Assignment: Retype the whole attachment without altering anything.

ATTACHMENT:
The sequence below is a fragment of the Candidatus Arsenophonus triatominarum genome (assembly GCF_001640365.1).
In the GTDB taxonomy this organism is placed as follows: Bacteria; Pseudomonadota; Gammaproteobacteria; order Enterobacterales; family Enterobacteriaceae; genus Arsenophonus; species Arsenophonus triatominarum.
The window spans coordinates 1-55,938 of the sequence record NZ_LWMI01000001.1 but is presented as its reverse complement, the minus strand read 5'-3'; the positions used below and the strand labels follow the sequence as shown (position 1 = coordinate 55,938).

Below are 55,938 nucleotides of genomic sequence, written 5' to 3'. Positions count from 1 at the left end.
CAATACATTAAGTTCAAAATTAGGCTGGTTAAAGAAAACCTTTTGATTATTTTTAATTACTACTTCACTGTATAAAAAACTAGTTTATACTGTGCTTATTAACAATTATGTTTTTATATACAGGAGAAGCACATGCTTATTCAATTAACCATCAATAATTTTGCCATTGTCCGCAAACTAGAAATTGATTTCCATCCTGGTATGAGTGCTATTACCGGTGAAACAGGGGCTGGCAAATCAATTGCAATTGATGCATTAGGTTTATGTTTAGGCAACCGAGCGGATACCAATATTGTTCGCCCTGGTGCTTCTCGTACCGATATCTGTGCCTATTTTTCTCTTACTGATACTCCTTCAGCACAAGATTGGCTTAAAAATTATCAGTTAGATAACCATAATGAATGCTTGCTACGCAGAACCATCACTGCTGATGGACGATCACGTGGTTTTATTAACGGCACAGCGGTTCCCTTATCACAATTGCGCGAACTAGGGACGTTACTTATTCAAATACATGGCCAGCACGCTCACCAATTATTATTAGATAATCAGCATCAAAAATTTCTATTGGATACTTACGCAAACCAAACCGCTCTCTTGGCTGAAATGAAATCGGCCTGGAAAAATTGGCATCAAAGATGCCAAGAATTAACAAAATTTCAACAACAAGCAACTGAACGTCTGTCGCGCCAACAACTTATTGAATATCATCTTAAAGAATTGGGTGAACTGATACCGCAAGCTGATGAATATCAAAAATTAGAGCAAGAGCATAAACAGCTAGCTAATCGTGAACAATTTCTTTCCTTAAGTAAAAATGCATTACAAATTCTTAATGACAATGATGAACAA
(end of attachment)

The sequence below is a fragment of the Candidatus Arsenophonus triatominarum genome (assembly GCF_001640365.1).
In the GTDB taxonomy this organism is placed as follows: Bacteria; Pseudomonadota; Gammaproteobacteria; order Enterobacterales; family Enterobacteriaceae; genus Arsenophonus; species Arsenophonus triatominarum.
The window spans coordinates 1-55,938 of the sequence record NZ_LWMI01000001.1 but is presented as its reverse complement, the minus strand read 5'-3'; the positions used below and the strand labels follow the sequence as shown (position 1 = coordinate 55,938).

Below are 55,938 nucleotides of genomic sequence, written 5' to 3'. Positions count from 1 at the left end.
CAATACATTAAGTTCAAAATTAGGCTGGTTAAAGAAAACCTTTTGATTATTTTTAATTACTACTTCACTGTATAAAAAACTAGTTTATACTGTGCTTATTAACAATTATGTTTTTATATACAGGAGAAGCACATGCTTATTCAATTAACCATCAATAATTTTGCCATTGTCCGCAAACTAGAAATTGATTTCCATCCTGGTATGAGTGCTATTACCGGTGAAACAGGGGCTGGCAAATCAATTGCAATTGATGCATTAGGTTTATGTTTAGGCAACCGAGCGGATACCAATATTGTTCGCCCTGGTGCTTCTCGTACCGATATCTGTGCCTATTTTTCTCTTACTGATACTCCTTCAGCACAAGATTGGCTTAAAAATTATCAGTTAGATAACCATAATGAATGCTTGCTACGCAGAACCATCACTGCTGATGGACGATCACGTGGTTTTATTAACGGCACAGCGGTTCCCTTATCACAATTGCGCGAACTAGGGACGTTACTTATTCAAATACATGGCCAGCACGCTCACCAATTATTATTAGATAATCAGCATCAAAAATTTCTATTGGATACTTACGCAAACCAAACCGCTCTCTTGGCTGAAATGAAATCGGCCTGGAAAAATTGGCATCAAAGATGCCAAGAATTAACAAAATTTCAACAACAAGCAACTGAACGTCTGTCGCGCCAACAACTTATTGAATATCATCTTAAAGAATTGGGTGAACTGATACCGCAAGCTGATGAATATCAAAAATTAGAGCAAGAGCATAAACAGCTAGCTAATCGTGAACAATTTCTTTCCTTAAGTAAAAATGCATTACAAATTCTTAATGACAATGATGAACAA